"Section sixty-eight of the Act of Congress entitled 'An Act to Provide for the Allotment of the Lands of the Cherokee Nation, for the Disposition of Town Sites Therein, and for Other Purposes,' approved July first, nineteen hundred and two, shall be so construed as to give the Eastern Cherokees, so called, including those in the Cherokee Nation and those who remained east of the Mississippi River, acting together or as two bodies, as they may be advised, the status of a band or bands, as the case may be, for all the purposes of said section: Provided, That the prosecution of such suit on the part of the Eastern Cherokees shall be through attorneys employed by their proper authorities, their compensation for expenses and services rendered in relation to such claim to be fixed by the Court of Claims upon the termination of such suit, and said section shall be further so construed as to require that both the Cherokee Nation and said Eastern Cherokees, so called, shall be made parties to any suit which may be instituted against the United States under said section upon the claim mentioned in House of Representatives' Executive Document Numbered Three Hundred and Nine of the second session of the
Fifty-seventh Congress, and if said claim shall be sustained in whole or in part, the court claims, subject to the right of appeal named in said section, shall be authorized to render a judgment in favor of the rightful claimant, and also to determine, as between the different claimants, to whom the judgment so rendered equitably belongs, either wholly or in part, and shall be required to determine whether, for the purpose of participating in said claim, the Cherokee Indians who remained east of the Mississippi River constitute a part of the Cherokee Nation or of the Eastern Cherokees, so called, as the case may be."
The claim mentioned in said H.R.Ex.Doc. No. 309, 57th Cong., 2d sess., is therein referred to as "the award rendered under the Cherokee agreement of December 19, 1891, ratified by act of Congress approved March 3, 1893."
March 14, 1903, a petition was filed on behalf of all the Eastern Cherokees, both west and east of the Mississippi River, alleging in substance that there was due to the Eastern Cherokees, upon the account of Slade & Bender, the sum of $1,111,284.70, with interest from June 12, 1838, as an award against the United States or, if the court should not hold said account as an award, the sum of $1,761,447.27, with interest at five percent from the same date, together with interest on the income annually accruing at the rate of five percent per annum until paid, by virtue of the treaties of 1828 (7 Stat. 313) and the treaty of 1835-1836, commonly known as the "treaty of New Echota." But at the trial of the case no contention was made for this larger amount.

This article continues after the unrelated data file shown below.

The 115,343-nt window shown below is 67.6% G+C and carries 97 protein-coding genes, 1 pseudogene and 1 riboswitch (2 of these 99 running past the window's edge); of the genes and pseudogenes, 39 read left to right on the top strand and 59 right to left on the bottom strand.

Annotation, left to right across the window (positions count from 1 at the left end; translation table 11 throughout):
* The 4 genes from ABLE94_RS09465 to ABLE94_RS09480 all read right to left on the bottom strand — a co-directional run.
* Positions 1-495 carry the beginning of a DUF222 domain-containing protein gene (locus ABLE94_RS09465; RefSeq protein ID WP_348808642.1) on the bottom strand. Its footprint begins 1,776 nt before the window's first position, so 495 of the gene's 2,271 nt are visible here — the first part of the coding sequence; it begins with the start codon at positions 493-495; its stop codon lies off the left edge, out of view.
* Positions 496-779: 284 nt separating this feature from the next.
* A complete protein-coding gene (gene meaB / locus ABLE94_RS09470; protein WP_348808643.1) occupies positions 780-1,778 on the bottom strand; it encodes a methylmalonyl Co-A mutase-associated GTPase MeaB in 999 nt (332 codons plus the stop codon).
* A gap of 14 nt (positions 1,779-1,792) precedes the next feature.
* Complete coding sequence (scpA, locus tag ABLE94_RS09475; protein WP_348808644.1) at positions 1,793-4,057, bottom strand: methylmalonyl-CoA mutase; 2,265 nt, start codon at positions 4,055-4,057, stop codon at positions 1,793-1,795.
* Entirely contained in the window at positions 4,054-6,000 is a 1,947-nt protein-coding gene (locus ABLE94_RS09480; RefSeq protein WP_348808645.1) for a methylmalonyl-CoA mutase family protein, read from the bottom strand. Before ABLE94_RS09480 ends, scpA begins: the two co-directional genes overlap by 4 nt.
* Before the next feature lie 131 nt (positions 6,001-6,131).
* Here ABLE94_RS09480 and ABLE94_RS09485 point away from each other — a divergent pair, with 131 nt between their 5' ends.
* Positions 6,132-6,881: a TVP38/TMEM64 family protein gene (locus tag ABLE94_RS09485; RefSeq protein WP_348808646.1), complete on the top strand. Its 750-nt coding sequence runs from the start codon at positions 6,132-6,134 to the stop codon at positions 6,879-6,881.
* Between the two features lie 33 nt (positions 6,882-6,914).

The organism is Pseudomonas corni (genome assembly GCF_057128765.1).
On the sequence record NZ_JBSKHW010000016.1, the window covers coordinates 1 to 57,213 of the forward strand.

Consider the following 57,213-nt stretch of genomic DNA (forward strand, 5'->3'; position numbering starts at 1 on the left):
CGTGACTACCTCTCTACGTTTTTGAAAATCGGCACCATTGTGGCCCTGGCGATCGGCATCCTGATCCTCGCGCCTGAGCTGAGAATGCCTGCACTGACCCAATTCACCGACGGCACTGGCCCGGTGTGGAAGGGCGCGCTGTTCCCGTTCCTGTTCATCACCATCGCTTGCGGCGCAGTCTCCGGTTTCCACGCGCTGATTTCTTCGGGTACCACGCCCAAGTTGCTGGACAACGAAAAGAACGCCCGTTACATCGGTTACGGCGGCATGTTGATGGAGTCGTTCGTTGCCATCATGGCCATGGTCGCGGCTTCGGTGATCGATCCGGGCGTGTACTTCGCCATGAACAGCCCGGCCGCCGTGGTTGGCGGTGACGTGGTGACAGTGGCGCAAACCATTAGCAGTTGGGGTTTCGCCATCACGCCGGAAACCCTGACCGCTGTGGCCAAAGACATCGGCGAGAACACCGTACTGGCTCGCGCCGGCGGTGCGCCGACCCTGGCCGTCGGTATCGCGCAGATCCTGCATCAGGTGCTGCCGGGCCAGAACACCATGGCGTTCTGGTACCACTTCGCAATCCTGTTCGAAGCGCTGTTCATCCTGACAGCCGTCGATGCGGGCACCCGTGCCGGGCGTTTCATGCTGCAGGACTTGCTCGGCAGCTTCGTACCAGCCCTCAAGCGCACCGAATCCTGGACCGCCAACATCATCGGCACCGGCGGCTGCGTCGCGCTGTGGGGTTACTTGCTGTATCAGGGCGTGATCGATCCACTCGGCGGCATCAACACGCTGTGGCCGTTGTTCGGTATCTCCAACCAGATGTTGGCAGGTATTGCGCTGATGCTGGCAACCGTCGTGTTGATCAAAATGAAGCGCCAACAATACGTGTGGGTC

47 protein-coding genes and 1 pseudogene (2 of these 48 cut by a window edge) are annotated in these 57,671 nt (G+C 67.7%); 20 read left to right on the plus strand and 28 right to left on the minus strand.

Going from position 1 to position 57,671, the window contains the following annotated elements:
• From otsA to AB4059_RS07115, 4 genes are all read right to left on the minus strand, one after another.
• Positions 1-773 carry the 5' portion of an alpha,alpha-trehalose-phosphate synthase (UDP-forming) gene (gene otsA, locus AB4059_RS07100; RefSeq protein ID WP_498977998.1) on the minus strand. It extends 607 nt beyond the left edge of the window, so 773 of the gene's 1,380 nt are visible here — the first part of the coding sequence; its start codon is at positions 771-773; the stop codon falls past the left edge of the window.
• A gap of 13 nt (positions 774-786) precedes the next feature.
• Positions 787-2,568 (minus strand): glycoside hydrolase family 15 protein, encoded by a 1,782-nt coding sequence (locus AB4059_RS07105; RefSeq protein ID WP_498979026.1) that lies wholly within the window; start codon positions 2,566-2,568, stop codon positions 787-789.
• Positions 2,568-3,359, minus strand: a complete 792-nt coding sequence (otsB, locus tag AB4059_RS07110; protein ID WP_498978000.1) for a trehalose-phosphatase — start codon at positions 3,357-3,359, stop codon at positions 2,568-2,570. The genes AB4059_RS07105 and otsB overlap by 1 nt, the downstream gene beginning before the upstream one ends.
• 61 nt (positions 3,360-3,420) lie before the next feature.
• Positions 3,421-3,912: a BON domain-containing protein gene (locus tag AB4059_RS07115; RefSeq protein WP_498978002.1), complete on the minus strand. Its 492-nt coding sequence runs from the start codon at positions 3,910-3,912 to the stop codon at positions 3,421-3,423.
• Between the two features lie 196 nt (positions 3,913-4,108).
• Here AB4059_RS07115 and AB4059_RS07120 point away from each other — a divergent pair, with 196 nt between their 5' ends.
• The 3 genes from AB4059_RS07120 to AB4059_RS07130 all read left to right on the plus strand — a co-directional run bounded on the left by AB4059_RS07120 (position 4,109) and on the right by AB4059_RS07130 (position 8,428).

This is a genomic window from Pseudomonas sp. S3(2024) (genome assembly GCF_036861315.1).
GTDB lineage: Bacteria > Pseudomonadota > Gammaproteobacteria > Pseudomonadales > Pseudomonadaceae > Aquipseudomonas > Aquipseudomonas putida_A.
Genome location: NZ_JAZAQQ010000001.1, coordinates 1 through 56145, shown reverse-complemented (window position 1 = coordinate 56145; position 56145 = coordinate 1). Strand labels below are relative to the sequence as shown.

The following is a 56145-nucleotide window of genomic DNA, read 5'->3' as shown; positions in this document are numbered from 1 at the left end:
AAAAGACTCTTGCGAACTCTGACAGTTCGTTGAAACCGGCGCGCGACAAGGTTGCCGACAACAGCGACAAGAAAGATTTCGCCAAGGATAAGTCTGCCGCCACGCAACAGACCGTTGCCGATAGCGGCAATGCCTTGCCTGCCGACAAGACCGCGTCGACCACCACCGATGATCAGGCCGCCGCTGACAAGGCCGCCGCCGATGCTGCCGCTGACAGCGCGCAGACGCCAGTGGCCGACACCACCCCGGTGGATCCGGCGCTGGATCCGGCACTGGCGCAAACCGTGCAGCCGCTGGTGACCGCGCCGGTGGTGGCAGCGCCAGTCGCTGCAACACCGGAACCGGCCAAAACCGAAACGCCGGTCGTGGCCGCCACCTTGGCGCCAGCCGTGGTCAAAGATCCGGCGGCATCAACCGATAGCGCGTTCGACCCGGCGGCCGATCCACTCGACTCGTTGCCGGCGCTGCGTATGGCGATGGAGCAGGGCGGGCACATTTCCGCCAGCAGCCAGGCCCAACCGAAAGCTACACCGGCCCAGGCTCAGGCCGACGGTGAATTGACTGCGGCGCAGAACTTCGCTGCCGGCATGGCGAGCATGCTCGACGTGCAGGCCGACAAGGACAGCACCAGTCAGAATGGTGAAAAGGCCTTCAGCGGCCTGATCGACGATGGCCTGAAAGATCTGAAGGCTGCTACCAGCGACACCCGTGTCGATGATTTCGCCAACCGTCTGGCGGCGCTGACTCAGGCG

March 20, 1903, a petition was filed on behalf of certain Eastern Cherokees, living east of the Mississippi, amended September 3, 1903, when petitioners took the title of the Eastern and Emigrant Cherokees, asserting their claim to a pro rata share of --
"That portion of the removal and subsistence fund improperly taken by the United States from the five million fund on account of removal of Eastern Cherokees, as found
by the expert accountants, Messrs. Slade & Bender, April 28, 1894, the said five million fund being an interest-bearing fund in the hands of the United States, as trustee, and representing the money paid by the government to the Eastern Cherokees for the sale of their lands in North Carolina, Georgia, and Tennessee, or east of the Mississippi River, as set forth in article first of the treaty of New Echota, in north Georgia, on March 14, 1835, and articles 2 and 3 of the supplemental treaty proclaimed May 23, 1836, this sum so misapplied amounting, in accordance with said accounting, to $1,111,284.70, with interest at five percent per annum from the date of said wrongful taking, June 12, 1838, to date."
The three petitions were consolidated and heard as one case, and although in effect the proceedings were in equity, findings of fact and conclusions of law were filed.
Among the facts found were these:
"By section 14 of the act of Congress entitled 'An Act Making Appropriations for the Current and Contingent Expenses of the Indian Department, and for Fulfilling Treaty Stipulations with Various Indian Tribes for the Year Ending June 30, 1890, and for Other Purposes,' approved March 2, 1889 (25 Stat. 1005), the President was authorized to appoint three commissioners to negotiate with the Indian tribes owning or claiming lands lying west of the ninety-sixth degree of longitude in the Indian Territory for the cession to the United States of all their title, claim, or interest of every kind or character in and to said lands, and he did appoint David H. Jerome, Alfred M. Wilson, and Warren G. Sayre such commissioners."
"By virtue of the authority contained in an act of the Cherokee national council approved November 16, 1891, Elias C. Boudinot, Joseph A. Scales, Roach Young, William Triplett, Thomas Smith, Joseph Smallwood, and George Downing were duly appointed commissioners --"
" To meet and enter into negotiations with the above-named